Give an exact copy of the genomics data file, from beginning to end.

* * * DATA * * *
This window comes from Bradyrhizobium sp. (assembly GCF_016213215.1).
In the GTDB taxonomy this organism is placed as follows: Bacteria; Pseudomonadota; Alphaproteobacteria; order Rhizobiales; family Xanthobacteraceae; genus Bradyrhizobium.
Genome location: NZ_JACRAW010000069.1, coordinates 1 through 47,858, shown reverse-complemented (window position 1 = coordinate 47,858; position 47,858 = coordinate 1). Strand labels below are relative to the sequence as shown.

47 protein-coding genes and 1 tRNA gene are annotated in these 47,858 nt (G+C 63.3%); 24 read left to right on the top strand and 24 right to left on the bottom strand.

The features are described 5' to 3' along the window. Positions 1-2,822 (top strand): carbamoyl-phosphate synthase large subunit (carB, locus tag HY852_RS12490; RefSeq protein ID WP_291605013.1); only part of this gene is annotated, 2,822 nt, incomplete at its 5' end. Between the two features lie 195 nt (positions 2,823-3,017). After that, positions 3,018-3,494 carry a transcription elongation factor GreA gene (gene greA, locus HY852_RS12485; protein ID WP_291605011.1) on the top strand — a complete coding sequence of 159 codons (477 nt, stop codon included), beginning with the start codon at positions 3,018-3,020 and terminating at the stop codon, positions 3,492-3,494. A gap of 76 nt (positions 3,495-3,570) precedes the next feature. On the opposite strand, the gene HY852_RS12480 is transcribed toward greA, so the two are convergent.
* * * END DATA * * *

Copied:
This window comes from Bradyrhizobium sp. (assembly GCF_016213215.1).
In the GTDB taxonomy this organism is placed as follows: Bacteria; Pseudomonadota; Alphaproteobacteria; order Rhizobiales; family Xanthobacteraceae; genus Bradyrhizobium.
Genome location: NZ_JACRAW010000069.1, coordinates 1 through 47,858, shown reverse-complemented (window position 1 = coordinate 47,858; position 47,858 = coordinate 1). Strand labels below are relative to the sequence as shown.

47 protein-coding genes and 1 tRNA gene are annotated in these 47,858 nt (G+C 63.3%); 24 read left to right on the top strand and 24 right to left on the bottom strand.

The features are described 5' to 3' along the window. Positions 1-2,822 (top strand): carbamoyl-phosphate synthase large subunit (carB, locus tag HY852_RS12490; RefSeq protein ID WP_291605013.1); only part of this gene is annotated, 2,822 nt, incomplete at its 5' end. Between the two features lie 195 nt (positions 2,823-3,017). After that, positions 3,018-3,494 carry a transcription elongation factor GreA gene (gene greA, locus HY852_RS12485; protein ID WP_291605011.1) on the top strand — a complete coding sequence of 159 codons (477 nt, stop codon included), beginning with the start codon at positions 3,018-3,020 and terminating at the stop codon, positions 3,492-3,494. A gap of 76 nt (positions 3,495-3,570) precedes the next feature. On the opposite strand, the gene HY852_RS12480 is transcribed toward greA, so the two are convergent.